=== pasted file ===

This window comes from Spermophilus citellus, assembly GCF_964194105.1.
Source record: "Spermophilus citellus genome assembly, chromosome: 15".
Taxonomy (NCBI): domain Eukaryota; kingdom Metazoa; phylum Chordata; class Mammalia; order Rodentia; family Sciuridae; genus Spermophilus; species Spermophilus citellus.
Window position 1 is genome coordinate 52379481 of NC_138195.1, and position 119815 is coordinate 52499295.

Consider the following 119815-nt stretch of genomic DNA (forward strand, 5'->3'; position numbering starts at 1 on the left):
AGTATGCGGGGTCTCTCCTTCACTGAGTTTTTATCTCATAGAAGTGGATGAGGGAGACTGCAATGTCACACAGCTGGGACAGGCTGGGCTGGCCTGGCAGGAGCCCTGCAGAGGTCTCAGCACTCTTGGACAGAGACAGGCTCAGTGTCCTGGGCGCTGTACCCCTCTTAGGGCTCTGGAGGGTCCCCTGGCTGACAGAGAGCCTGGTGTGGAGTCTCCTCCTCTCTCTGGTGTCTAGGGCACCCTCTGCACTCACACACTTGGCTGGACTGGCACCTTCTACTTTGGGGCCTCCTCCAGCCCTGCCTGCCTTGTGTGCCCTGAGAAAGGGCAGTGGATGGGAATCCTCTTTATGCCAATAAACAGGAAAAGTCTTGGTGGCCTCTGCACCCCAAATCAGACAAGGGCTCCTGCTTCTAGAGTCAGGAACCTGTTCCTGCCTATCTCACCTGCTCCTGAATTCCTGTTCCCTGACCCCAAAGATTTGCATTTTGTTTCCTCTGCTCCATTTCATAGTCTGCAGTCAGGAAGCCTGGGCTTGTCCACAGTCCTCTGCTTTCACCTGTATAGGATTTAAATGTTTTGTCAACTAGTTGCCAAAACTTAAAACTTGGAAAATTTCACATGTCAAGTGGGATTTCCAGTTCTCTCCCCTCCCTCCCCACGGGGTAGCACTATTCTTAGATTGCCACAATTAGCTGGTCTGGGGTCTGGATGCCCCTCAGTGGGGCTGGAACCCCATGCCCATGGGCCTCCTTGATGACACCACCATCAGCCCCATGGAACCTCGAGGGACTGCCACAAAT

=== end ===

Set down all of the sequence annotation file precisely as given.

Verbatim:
This window comes from Spermophilus citellus, assembly GCF_964194105.1.
Source record: "Spermophilus citellus genome assembly, chromosome: 15".
Taxonomy (NCBI): domain Eukaryota; kingdom Metazoa; phylum Chordata; class Mammalia; order Rodentia; family Sciuridae; genus Spermophilus; species Spermophilus citellus.
Window position 1 is genome coordinate 52379481 of NC_138195.1, and position 119815 is coordinate 52499295.

Consider the following 119815-nt stretch of genomic DNA (forward strand, 5'->3'; position numbering starts at 1 on the left):
AGTATGCGGGGTCTCTCCTTCACTGAGTTTTTATCTCATAGAAGTGGATGAGGGAGACTGCAATGTCACACAGCTGGGACAGGCTGGGCTGGCCTGGCAGGAGCCCTGCAGAGGTCTCAGCACTCTTGGACAGAGACAGGCTCAGTGTCCTGGGCGCTGTACCCCTCTTAGGGCTCTGGAGGGTCCCCTGGCTGACAGAGAGCCTGGTGTGGAGTCTCCTCCTCTCTCTGGTGTCTAGGGCACCCTCTGCACTCACACACTTGGCTGGACTGGCACCTTCTACTTTGGGGCCTCCTCCAGCCCTGCCTGCCTTGTGTGCCCTGAGAAAGGGCAGTGGATGGGAATCCTCTTTATGCCAATAAACAGGAAAAGTCTTGGTGGCCTCTGCACCCCAAATCAGACAAGGGCTCCTGCTTCTAGAGTCAGGAACCTGTTCCTGCCTATCTCACCTGCTCCTGAATTCCTGTTCCCTGACCCCAAAGATTTGCATTTTGTTTCCTCTGCTCCATTTCATAGTCTGCAGTCAGGAAGCCTGGGCTTGTCCACAGTCCTCTGCTTTCACCTGTATAGGATTTAAATGTTTTGTCAACTAGTTGCCAAAACTTAAAACTTGGAAAATTTCACATGTCAAGTGGGATTTCCAGTTCTCTCCCCTCCCTCCCCACGGGGTAGCACTATTCTTAGATTGCCACAATTAGCTGGTCTGGGGTCTGGATGCCCCTCAGTGGGGCTGGAACCCCATGCCCATGGGCCTCCTTGATGACACCACCATCAGCCCCATGGAACCTCGAGGGACTGCCACAAAT